ICBA News Release
ICBA Director of Communications
ICBA Chief Economist and Director of Federal Tax Policy
FOR IMMEDIATE RELEASE
Small Business Wins -- SBA Loan Program Funding Restored in House
ICBA Praises Rep. Manzullo and Velázquez for Winning Amendment
Washington, D.C. (July 7, 2004) - Small businesses now have a better chance of securing the financing they need to start or grow their businesses and create jobs, thanks to a winning amendment passed in the House of Representatives today. The ICBA praised House Small Business Committee Chairman Donald Manzullo (R-Ill.) and Ranking Member Nydia Velázquez (D-N.Y.) for their sponsorship of a winning amendment to preserve the Small Business Administration's most successful lending program.
"The ICBA was delighted to provide the grassroots support for Reps. Manzullo and Velázquez in their efforts to help lenders and small business borrowers maintain needed access to capital," stated Paul Merski, ICBA chief economist and director of federal tax policy. "Community banks widely use the SBA 7(a) guaranteed lending program to provide thousands of loans to new and growing small businesses every year."
The 2005 budget and the SBA had proposed zero-funding for the 7(a) loan program. The Manzullo-Velázquez floor amendment to the Commerce, Justice, and State Departments' appropriations bill provided $79 million for the SBA's popular 7(a) loan guarantee program in FY 2005.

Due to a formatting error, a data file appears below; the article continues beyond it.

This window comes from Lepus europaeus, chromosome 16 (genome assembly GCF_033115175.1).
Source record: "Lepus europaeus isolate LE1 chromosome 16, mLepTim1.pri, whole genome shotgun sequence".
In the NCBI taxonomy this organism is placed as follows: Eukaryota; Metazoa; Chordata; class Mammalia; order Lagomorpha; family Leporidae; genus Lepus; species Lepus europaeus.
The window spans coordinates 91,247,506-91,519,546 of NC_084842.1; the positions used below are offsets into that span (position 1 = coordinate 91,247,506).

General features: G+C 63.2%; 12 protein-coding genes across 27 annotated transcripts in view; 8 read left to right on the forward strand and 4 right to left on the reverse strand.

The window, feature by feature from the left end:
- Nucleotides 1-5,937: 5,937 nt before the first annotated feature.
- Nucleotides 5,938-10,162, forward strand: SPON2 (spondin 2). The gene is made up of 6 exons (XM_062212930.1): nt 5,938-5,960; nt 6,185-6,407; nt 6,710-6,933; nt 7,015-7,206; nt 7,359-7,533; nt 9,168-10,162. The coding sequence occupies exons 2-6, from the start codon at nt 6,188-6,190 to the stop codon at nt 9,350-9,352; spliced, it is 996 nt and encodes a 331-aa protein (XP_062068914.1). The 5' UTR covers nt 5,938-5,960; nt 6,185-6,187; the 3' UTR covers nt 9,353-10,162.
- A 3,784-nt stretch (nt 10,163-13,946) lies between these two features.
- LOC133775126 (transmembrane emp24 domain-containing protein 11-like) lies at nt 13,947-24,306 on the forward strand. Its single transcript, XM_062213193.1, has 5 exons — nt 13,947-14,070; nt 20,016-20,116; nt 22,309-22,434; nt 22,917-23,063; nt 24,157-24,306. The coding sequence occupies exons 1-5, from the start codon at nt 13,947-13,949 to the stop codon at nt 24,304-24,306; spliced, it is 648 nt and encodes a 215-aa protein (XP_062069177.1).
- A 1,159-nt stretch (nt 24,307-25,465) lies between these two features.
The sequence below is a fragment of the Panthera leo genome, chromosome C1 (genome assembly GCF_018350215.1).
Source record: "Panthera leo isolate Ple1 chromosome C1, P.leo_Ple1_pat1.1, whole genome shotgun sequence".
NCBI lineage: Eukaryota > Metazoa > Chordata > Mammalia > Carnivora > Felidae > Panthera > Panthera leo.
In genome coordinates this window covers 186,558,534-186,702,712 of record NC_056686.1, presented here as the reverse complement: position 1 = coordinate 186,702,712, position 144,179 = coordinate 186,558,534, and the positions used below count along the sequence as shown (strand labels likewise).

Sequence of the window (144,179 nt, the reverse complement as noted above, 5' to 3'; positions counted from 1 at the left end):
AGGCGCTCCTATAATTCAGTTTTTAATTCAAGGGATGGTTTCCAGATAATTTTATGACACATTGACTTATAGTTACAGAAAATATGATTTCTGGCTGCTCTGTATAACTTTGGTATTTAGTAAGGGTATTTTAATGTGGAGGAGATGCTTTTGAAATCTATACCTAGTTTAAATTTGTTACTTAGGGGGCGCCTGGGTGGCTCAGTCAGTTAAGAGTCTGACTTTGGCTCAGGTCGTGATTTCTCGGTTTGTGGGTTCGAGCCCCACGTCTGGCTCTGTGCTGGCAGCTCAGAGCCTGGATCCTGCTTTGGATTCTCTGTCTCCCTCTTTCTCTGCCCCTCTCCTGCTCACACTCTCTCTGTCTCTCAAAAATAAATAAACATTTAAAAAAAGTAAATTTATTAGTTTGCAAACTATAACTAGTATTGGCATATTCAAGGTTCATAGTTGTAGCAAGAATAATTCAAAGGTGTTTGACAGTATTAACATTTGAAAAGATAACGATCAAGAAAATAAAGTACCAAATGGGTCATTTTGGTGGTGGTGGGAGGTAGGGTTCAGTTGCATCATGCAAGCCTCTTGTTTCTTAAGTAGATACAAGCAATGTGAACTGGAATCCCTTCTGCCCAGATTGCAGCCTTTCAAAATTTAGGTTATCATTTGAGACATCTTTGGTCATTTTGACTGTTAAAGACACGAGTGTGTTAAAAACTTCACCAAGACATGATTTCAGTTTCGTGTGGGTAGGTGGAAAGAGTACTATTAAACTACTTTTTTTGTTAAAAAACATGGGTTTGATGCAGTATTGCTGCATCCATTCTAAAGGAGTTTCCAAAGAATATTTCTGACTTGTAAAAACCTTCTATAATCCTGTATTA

"This funding will be leveraged by commercial lenders to allow some $14 billion in financing for our nation's small businesses and provide continued stimulus for our local economies," stated Merski. "Supporting the SBA's 7(a) program means more than 90,000 small businesses will benefit from lenders making SBA loans, creating or retaining up to 500,000 jobs for hard-working Americans."
Currently, the SBA 7(a) program is successfully leveraged to provide nearly one-third of all long-term capital funding for small businesses. Without an adequate appropriation for this program, thousands of small businesses would be unable to access the capital they need to start and grow their businesses and to hire new employees. This House-approved SBA budget must still pass Senate appropriations process in the weeks ahead.